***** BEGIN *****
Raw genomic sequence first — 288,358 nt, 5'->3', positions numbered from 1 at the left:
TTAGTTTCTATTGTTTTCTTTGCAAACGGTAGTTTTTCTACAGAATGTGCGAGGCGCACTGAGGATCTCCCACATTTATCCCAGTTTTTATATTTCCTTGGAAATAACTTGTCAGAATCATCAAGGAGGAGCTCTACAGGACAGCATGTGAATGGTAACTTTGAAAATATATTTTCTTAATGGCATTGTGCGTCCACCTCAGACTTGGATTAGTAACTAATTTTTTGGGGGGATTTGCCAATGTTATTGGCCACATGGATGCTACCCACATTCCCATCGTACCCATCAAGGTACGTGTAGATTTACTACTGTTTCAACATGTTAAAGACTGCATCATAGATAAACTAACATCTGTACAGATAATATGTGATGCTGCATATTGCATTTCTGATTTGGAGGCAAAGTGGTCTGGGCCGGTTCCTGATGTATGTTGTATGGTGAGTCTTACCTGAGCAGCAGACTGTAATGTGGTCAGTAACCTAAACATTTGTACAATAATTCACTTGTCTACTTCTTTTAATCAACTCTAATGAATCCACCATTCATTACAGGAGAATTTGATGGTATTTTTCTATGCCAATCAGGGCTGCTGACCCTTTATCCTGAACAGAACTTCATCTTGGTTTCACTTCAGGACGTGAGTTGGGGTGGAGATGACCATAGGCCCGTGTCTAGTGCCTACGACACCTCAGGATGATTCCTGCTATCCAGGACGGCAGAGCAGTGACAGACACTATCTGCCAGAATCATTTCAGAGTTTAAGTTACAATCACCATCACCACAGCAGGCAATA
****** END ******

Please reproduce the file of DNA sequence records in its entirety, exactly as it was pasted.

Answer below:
Raw genomic sequence first — 288,358 nt, 5'->3', positions numbered from 1 at the left:
TTAGTTTCTATTGTTTTCTTTGCAAACGGTAGTTTTTCTACAGAATGTGCGAGGCGCACTGAGGATCTCCCACATTTATCCCAGTTTTTATATTTCCTTGGAAATAACTTGTCAGAATCATCAAGGAGGAGCTCTACAGGACAGCATGTGAATGGTAACTTTGAAAATATATTTTCTTAATGGCATTGTGCGTCCACCTCAGACTTGGATTAGTAACTAATTTTTTGGGGGGATTTGCCAATGTTATTGGCCACATGGATGCTACCCACATTCCCATCGTACCCATCAAGGTACGTGTAGATTTACTACTGTTTCAACATGTTAAAGACTGCATCATAGATAAACTAACATCTGTACAGATAATATGTGATGCTGCATATTGCATTTCTGATTTGGAGGCAAAGTGGTCTGGGCCGGTTCCTGATGTATGTTGTATGGTGAGTCTTACCTGAGCAGCAGACTGTAATGTGGTCAGTAACCTAAACATTTGTACAATAATTCACTTGTCTACTTCTTTTAATCAACTCTAATGAATCCACCATTCATTACAGGAGAATTTGATGGTATTTTTCTATGCCAATCAGGGCTGCTGACCCTTTATCCTGAACAGAACTTCATCTTGGTTTCACTTCAGGACGTGAGTTGGGGTGGAGATGACCATAGGCCCGTGTCTAGTGCCTACGACACCTCAGGATGATTCCTGCTATCCAGGACGGCAGAGCAGTGACAGACACTATCTGCCAGAATCATTTCAGAGTTTAAGTTACAATCACCATCACCACAGCAGGCAATA